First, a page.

I was speaking to an Indian parent yesterday, on this topic, since they also have domestic problems of that kind in India. She says it seems very much a matter of education. Indians in Britain are mostly highly educated (she and her husband are both consultant anaesthetists) but the uneducated Indians do not come to Europe and the west, they stay in India and continue this despicable attitude towards women. On the other hand, many men from Pakistan and Bangladesh do come to work in Britain, taxi drivers, kitchen workers and so on - and they do not come with enlightened sexual or gender attitudes, they are not the educated ones.

 

<sigh> There;s still a desperate need for education of women as well as men in many parts of the third world. Just don't get me started on child brides and the desperate things that happens as a result of this practice: surely those societies cannot be very happy?


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#17229 hummingbird

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Posted 12 January 2016 - 13:45

I'd like to add my thanks for Cyrilla's link - interesting and sensible. And as Linda says it should be shared. It  is neither abusive nor phobilc to attempt to teach people from very different cultures how to adapt to their new surroundings. It  is in fact our duty to do it and their responsibility to respond..

 

In the Second World War, the American armed forces being stationed in Britain were issued with a booklet giving them the run-down on the British way of life in an attempt to enable them fit more easily into British society.  If I was going to emigrate to another country, I would welcome something similar about that country's culture.  It's an abdication of a government's responsibility if it does not both protect its people and enable immigrants to settle in effectively, without causing trouble for themselves and others.


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#17230 Cyrilla

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Posted 12 January 2016 - 23:21

I've seen some of that WW2 booklet - it's fascinating.     And, yes, a very good idea to do something like this now, as you suggest, polkadot.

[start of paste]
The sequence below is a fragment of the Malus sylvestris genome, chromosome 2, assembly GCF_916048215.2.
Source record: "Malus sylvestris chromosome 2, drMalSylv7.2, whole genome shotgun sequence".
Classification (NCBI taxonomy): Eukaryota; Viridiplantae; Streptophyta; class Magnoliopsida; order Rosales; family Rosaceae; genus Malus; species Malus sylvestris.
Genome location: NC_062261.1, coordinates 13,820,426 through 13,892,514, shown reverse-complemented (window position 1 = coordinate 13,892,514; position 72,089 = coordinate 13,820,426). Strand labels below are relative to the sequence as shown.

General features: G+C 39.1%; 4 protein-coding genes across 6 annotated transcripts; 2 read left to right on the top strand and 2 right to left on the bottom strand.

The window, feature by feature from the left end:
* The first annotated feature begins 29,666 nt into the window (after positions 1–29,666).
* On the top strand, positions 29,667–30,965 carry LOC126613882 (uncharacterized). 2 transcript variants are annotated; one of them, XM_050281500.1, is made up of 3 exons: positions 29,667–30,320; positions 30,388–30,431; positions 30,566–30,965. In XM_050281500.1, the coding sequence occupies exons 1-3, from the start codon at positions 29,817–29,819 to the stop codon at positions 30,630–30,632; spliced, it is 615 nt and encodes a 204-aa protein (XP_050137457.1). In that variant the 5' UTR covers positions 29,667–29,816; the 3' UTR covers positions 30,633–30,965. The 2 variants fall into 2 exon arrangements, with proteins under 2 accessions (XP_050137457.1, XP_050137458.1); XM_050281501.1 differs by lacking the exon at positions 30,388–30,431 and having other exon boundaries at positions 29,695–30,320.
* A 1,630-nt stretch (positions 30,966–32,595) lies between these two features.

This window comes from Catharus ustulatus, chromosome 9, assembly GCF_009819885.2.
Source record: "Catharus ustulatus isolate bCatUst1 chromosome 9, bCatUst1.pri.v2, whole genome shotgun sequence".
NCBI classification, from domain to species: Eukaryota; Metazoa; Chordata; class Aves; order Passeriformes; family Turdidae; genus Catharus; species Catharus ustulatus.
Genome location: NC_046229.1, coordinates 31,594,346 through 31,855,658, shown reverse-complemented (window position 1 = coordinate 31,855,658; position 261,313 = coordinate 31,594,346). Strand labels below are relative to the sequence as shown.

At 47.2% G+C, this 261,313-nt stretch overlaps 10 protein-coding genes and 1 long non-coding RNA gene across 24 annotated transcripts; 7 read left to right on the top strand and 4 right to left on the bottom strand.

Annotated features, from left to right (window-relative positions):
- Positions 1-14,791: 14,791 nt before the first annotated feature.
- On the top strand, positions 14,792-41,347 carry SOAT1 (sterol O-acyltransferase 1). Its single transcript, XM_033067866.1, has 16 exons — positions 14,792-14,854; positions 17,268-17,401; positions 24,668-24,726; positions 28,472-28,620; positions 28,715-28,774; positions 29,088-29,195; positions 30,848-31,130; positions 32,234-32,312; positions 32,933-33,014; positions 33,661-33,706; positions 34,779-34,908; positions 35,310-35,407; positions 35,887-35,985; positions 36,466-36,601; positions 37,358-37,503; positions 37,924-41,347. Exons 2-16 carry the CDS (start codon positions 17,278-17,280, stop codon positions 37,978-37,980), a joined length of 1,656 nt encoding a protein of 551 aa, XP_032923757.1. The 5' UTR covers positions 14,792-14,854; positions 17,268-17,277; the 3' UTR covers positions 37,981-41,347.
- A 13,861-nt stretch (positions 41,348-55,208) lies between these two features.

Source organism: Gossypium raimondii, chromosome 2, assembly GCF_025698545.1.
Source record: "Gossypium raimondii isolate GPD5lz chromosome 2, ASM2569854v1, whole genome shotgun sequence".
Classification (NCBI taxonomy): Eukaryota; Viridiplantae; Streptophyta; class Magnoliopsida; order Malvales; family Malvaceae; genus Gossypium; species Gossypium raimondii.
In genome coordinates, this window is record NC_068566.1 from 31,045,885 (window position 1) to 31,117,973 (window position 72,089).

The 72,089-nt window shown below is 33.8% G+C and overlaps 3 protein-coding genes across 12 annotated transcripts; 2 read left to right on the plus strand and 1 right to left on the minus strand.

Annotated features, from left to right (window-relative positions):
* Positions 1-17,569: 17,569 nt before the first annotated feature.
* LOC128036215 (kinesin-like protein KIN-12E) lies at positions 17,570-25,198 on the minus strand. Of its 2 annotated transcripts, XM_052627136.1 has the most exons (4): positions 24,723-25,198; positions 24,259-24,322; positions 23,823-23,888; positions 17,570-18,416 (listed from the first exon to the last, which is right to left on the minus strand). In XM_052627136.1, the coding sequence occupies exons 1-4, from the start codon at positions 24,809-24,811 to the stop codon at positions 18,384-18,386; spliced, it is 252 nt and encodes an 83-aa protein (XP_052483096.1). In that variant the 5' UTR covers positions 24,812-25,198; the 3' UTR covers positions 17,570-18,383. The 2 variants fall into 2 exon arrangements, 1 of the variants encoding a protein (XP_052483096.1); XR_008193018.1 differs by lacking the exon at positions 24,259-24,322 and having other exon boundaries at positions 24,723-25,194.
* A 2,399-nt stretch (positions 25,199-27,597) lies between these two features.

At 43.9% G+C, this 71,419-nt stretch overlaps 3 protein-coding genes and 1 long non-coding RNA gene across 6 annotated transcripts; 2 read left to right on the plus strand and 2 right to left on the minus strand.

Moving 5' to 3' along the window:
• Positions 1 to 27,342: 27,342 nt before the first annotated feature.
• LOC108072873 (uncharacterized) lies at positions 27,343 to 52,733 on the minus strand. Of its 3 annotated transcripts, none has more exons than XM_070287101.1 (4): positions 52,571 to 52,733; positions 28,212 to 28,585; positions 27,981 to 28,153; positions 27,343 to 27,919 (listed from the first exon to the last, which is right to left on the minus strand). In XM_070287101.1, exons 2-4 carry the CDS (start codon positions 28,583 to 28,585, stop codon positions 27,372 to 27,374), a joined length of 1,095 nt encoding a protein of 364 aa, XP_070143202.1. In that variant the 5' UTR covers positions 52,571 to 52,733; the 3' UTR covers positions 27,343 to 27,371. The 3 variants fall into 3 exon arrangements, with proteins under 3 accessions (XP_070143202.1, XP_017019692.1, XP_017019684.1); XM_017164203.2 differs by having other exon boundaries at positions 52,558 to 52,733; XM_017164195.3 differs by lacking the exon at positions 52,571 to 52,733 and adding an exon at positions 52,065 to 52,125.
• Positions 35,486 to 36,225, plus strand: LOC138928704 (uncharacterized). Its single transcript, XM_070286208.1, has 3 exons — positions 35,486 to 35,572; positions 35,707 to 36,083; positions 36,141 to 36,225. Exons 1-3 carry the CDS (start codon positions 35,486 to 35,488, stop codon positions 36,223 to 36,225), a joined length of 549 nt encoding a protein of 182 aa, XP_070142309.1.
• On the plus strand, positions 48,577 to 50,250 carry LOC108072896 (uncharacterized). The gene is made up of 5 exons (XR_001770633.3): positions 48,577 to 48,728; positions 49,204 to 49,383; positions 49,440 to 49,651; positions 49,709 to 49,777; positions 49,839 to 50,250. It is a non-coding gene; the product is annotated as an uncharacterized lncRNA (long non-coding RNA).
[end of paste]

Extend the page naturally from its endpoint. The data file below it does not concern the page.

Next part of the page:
:)


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#17231 Lemontree

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Posted 13 January 2016 - 17:14

I have a lot going on right now, so sorry that I haven't been here for a couple of days since I started that topic. Since there is now also a Pegina demonstration right in front of the house were I work announced for EVERY evening of the week, with a really dubious crowd, I really needed to find a solution for getting home. We found one in a bus that goes from where I work to very close to my home. I still have to walk a stretch but in a lively neighborhood with a lot of cafès and such which should offer enough protection.

 

The booklet is interesting news. If you think about the fact that AMERICANS received (as I understood it) the booklet to better fit in into BRITISH society. Those two cultures are as closely related as anyone can be. If they already received instructions, than you should think about the need to advice completely different cultures.

 

Oh, and a friend of mine got some informations about tasers and pepper spray. Obviously there is one which doesn't work with a nebulizer but with a liquid beam which is less dangerous to the one defending oneself but also gets more attackers than just one (as would the taser). So I guess I will be buying one of those.


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#17232 Misterioso

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Posted 13 January 2016 - 17:52

Keep safe, Lemontree.  :)


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#17233 linda.ff

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Posted 13 January 2016 - 20:30

Change of subject...

 

Was really looking forward to tonight's meal. I can only do so much in the kitchen before I have to go and sit down, so I'll say what is needed next and Mr ff will take over. Tonight: Butternut Squash au gratin. I peeled the squash earlier in the afternoon, then chopped it, chopped onion, fried both in butter, then needed to sit, so husband puts stock ion the pan with them to simmer, then cool, put in dish, and mix in goat's cheese, nutmeg, herbs and a little cream and get ready to top with grated cheddar mixed with cheese crisps and put in the oven.